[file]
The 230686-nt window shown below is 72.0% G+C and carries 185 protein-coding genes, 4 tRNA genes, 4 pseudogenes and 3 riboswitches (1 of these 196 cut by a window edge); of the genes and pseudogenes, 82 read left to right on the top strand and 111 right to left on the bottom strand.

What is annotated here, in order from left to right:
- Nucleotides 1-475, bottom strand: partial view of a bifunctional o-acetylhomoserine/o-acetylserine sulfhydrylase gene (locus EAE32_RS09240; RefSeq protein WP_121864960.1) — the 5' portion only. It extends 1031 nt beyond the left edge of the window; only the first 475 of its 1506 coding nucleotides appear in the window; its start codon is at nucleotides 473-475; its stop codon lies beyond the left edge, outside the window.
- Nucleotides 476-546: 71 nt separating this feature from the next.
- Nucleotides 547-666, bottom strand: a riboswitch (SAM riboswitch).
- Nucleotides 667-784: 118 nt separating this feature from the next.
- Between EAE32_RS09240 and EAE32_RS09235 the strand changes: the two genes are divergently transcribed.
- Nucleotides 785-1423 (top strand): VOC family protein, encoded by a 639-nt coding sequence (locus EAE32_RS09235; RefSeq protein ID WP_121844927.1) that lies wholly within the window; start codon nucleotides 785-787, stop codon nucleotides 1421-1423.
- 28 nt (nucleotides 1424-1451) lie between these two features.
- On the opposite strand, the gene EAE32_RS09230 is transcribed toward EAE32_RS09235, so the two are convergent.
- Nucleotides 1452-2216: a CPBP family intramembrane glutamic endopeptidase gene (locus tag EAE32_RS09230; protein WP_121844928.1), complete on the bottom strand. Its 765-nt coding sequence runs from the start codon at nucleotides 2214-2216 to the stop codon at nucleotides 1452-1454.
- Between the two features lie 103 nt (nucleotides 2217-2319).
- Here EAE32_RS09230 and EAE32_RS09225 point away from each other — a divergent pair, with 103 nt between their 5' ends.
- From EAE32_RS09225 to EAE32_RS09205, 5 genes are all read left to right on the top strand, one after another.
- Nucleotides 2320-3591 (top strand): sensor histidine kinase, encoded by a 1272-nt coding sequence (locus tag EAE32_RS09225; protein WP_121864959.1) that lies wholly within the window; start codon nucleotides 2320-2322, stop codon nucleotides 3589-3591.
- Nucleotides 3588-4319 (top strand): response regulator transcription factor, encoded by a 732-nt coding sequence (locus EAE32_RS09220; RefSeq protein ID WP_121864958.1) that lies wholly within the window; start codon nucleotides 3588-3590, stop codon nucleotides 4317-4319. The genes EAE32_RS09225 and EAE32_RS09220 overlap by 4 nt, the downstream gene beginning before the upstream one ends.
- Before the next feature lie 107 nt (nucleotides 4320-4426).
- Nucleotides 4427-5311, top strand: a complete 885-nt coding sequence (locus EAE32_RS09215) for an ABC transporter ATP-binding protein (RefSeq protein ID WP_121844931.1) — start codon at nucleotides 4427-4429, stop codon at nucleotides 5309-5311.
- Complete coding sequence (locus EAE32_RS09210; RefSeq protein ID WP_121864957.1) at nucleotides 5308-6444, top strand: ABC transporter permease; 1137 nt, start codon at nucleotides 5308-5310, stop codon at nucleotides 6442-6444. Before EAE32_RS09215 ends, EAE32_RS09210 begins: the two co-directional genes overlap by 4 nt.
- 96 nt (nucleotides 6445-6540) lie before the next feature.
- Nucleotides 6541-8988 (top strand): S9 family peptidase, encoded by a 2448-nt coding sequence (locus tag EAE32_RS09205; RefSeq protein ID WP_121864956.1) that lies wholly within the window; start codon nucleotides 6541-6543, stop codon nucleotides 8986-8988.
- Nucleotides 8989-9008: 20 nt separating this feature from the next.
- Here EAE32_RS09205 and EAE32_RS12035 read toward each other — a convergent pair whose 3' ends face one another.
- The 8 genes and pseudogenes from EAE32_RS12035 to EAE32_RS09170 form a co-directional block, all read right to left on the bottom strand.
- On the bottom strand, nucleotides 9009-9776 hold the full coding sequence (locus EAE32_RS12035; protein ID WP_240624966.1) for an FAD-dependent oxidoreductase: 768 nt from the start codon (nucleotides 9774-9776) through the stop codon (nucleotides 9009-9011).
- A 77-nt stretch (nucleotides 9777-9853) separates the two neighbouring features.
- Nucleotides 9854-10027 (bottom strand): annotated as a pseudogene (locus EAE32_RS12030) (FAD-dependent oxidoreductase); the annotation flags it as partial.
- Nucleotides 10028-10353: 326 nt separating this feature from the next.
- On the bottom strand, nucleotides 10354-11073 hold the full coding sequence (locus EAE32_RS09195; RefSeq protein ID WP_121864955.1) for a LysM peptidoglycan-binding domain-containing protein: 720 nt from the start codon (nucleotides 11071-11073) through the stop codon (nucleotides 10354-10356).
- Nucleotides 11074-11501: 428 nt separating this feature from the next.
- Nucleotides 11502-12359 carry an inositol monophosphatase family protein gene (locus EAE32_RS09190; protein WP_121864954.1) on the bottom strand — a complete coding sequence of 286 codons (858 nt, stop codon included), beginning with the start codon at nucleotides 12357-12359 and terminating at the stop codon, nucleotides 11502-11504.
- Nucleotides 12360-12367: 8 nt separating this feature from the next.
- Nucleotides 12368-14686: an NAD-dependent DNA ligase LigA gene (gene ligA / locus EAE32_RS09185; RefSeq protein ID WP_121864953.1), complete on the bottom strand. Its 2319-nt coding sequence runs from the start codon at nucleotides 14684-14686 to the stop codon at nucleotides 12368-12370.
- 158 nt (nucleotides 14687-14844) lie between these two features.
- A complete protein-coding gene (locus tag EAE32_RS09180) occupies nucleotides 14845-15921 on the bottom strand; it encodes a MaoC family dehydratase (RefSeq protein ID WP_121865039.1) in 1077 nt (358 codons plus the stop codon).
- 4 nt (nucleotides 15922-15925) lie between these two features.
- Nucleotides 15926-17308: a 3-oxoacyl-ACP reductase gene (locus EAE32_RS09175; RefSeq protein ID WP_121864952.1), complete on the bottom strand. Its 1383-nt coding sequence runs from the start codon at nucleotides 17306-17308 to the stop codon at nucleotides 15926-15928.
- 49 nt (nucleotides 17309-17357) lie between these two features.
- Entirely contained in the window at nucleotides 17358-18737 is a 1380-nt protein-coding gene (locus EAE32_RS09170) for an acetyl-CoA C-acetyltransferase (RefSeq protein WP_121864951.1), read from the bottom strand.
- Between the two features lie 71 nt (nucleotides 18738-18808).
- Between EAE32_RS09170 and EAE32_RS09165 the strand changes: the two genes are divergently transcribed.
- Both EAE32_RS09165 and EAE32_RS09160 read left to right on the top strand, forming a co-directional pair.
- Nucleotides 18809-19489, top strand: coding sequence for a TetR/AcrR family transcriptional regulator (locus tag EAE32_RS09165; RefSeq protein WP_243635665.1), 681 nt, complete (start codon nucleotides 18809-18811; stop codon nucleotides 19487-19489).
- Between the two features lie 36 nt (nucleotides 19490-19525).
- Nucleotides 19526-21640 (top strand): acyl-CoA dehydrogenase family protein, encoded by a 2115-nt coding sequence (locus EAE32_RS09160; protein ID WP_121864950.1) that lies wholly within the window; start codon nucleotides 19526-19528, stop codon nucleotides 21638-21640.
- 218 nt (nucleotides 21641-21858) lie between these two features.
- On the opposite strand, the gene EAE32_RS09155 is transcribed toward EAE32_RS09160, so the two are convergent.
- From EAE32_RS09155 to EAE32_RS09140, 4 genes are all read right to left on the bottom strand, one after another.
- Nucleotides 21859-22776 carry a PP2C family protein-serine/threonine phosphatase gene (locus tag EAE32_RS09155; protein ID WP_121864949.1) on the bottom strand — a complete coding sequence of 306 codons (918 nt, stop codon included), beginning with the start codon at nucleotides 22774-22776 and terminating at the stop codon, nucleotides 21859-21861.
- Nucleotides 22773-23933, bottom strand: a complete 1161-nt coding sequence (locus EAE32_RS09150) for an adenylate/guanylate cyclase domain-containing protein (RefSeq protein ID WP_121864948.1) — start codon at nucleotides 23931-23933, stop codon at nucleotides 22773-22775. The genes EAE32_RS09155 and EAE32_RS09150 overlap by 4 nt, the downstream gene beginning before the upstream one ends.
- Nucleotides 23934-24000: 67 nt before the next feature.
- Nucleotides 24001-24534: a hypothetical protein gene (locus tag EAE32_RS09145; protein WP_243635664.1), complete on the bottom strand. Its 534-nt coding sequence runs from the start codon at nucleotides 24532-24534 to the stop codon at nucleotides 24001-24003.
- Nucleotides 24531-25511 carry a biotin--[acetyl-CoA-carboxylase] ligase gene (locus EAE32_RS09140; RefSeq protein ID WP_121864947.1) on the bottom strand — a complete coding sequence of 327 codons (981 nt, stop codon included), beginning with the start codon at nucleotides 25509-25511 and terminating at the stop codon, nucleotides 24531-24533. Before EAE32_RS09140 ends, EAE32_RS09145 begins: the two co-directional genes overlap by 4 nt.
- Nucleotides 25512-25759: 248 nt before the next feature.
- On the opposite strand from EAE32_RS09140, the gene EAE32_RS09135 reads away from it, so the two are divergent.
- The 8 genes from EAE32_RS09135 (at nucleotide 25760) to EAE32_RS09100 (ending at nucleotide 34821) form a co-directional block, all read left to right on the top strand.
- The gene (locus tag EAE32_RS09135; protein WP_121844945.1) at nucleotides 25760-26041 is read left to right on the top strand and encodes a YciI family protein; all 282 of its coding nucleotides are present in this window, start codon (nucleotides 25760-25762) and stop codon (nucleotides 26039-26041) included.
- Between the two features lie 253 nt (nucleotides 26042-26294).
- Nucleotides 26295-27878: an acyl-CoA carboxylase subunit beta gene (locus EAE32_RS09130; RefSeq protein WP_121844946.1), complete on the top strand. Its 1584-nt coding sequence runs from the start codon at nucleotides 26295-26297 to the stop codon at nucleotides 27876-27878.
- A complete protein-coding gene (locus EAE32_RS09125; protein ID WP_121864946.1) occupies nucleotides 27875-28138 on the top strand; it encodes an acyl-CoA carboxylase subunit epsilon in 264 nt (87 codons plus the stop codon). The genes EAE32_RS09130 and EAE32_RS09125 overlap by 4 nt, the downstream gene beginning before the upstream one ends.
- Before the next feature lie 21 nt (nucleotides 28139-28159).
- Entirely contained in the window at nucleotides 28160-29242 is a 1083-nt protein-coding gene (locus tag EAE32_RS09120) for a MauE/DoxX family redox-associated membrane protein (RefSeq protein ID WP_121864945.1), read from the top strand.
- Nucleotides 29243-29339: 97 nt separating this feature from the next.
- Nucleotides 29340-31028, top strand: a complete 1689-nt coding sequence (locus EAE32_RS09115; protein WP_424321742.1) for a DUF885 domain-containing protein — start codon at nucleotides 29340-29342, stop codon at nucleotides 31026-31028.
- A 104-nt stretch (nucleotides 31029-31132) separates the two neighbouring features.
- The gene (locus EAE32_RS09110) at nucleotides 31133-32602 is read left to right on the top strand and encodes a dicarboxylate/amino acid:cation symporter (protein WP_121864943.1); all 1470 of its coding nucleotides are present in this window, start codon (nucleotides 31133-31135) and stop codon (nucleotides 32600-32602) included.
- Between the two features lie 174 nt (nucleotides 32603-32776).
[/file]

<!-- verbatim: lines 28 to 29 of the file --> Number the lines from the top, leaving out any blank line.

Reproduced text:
- Nucleotides 10028-10353: 326 nt separating this feature from the next.
- On the bottom strand, nucleotides 10354-11073 hold the full coding sequence (locus EAE32_RS09195; RefSeq protein ID WP_121864955.1) for a LysM peptidoglycan-binding domain-containing protein: 720 nt from the start codon (nucleotides 11071-11073) through the stop codon (nucleotides 10354-10356).